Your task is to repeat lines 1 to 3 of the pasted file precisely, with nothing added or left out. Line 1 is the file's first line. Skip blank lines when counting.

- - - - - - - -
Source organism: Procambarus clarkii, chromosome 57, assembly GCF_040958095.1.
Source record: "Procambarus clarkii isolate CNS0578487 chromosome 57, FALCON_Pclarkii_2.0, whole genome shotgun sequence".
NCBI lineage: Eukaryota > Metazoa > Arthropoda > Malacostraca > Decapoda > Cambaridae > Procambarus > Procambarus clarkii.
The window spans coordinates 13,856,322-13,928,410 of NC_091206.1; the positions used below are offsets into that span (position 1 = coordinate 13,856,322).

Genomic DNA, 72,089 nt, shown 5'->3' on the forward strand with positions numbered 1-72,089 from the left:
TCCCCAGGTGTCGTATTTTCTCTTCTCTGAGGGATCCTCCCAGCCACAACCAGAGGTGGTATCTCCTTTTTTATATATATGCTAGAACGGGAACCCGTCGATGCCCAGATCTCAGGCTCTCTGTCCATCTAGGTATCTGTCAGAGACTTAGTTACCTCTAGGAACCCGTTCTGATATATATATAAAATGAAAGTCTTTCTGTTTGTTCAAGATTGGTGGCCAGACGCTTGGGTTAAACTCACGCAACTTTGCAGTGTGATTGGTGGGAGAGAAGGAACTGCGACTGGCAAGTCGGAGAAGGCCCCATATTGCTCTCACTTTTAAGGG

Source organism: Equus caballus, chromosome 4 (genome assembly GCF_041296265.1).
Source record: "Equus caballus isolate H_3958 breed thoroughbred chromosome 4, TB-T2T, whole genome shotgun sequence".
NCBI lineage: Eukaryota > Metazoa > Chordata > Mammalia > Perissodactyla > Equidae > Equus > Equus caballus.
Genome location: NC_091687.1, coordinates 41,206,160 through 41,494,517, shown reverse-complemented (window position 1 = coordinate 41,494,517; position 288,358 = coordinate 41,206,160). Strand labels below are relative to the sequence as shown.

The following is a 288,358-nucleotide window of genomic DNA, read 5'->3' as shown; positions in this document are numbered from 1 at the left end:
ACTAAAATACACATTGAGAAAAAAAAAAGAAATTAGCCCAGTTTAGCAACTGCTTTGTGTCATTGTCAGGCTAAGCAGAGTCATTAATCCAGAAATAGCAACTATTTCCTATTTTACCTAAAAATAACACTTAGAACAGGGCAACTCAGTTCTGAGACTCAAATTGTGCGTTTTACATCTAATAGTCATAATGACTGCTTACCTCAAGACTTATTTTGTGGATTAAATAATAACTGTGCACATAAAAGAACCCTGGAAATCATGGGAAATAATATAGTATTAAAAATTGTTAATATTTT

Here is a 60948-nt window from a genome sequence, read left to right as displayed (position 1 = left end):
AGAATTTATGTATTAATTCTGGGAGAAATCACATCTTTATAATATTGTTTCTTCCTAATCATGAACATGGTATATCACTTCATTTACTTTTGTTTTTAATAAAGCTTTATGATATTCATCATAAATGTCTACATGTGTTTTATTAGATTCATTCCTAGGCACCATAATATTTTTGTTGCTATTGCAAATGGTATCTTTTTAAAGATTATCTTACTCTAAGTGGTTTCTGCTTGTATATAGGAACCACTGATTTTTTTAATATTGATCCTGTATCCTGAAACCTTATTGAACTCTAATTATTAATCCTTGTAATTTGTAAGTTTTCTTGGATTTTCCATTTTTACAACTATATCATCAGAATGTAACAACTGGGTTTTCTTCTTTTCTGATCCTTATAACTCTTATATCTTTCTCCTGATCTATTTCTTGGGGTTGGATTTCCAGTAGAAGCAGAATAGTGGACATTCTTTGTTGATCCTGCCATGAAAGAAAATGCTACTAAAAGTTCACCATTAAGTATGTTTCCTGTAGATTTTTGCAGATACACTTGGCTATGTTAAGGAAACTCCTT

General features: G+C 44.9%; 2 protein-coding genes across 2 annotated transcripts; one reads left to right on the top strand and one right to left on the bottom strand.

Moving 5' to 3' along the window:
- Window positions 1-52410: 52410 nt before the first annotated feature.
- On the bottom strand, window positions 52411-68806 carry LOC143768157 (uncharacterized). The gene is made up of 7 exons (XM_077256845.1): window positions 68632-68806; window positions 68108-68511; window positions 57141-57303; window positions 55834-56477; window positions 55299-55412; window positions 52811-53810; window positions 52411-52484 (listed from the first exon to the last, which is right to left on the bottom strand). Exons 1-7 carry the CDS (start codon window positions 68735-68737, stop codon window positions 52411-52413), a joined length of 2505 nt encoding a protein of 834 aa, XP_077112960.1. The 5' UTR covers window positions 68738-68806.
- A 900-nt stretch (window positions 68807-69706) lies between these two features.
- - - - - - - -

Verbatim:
Source organism: Procambarus clarkii, chromosome 57, assembly GCF_040958095.1.
Source record: "Procambarus clarkii isolate CNS0578487 chromosome 57, FALCON_Pclarkii_2.0, whole genome shotgun sequence".
NCBI lineage: Eukaryota > Metazoa > Arthropoda > Malacostraca > Decapoda > Cambaridae > Procambarus > Procambarus clarkii.